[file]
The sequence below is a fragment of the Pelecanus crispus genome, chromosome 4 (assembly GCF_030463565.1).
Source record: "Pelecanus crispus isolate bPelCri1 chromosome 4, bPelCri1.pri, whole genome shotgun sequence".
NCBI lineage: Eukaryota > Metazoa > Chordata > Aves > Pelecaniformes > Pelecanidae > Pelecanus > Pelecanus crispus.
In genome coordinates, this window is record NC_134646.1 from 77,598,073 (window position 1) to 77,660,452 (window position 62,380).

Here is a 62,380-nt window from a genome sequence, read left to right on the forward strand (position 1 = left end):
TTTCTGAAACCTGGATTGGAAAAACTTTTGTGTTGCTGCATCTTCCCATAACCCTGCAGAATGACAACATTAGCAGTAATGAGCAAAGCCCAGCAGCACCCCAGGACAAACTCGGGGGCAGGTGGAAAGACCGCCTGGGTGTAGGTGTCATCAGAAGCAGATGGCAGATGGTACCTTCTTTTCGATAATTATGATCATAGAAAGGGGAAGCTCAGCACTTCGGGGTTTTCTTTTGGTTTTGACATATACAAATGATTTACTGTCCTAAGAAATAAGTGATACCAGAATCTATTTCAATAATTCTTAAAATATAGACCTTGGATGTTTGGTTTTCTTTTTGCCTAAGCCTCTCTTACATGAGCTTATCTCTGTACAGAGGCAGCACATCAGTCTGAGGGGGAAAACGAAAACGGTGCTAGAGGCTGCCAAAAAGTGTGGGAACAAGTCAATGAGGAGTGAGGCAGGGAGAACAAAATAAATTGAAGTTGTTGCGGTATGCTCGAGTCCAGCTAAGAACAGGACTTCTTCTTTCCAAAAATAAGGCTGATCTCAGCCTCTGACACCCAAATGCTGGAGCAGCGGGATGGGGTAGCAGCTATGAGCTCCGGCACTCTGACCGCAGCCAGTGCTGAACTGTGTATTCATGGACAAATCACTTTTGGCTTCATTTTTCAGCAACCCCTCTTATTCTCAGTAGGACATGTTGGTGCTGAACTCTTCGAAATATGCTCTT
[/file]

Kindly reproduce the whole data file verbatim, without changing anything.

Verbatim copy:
The sequence below is a fragment of the Pelecanus crispus genome, chromosome 4 (assembly GCF_030463565.1).
Source record: "Pelecanus crispus isolate bPelCri1 chromosome 4, bPelCri1.pri, whole genome shotgun sequence".
NCBI lineage: Eukaryota > Metazoa > Chordata > Aves > Pelecaniformes > Pelecanidae > Pelecanus > Pelecanus crispus.
In genome coordinates, this window is record NC_134646.1 from 77,598,073 (window position 1) to 77,660,452 (window position 62,380).

Here is a 62,380-nt window from a genome sequence, read left to right on the forward strand (position 1 = left end):
TTTCTGAAACCTGGATTGGAAAAACTTTTGTGTTGCTGCATCTTCCCATAACCCTGCAGAATGACAACATTAGCAGTAATGAGCAAAGCCCAGCAGCACCCCAGGACAAACTCGGGGGCAGGTGGAAAGACCGCCTGGGTGTAGGTGTCATCAGAAGCAGATGGCAGATGGTACCTTCTTTTCGATAATTATGATCATAGAAAGGGGAAGCTCAGCACTTCGGGGTTTTCTTTTGGTTTTGACATATACAAATGATTTACTGTCCTAAGAAATAAGTGATACCAGAATCTATTTCAATAATTCTTAAAATATAGACCTTGGATGTTTGGTTTTCTTTTTGCCTAAGCCTCTCTTACATGAGCTTATCTCTGTACAGAGGCAGCACATCAGTCTGAGGGGGAAAACGAAAACGGTGCTAGAGGCTGCCAAAAAGTGTGGGAACAAGTCAATGAGGAGTGAGGCAGGGAGAACAAAATAAATTGAAGTTGTTGCGGTATGCTCGAGTCCAGCTAAGAACAGGACTTCTTCTTTCCAAAAATAAGGCTGATCTCAGCCTCTGACACCCAAATGCTGGAGCAGCGGGATGGGGTAGCAGCTATGAGCTCCGGCACTCTGACCGCAGCCAGTGCTGAACTGTGTATTCATGGACAAATCACTTTTGGCTTCATTTTTCAGCAACCCCTCTTATTCTCAGTAGGACATGTTGGTGCTGAACTCTTCGAAATATGCTCTT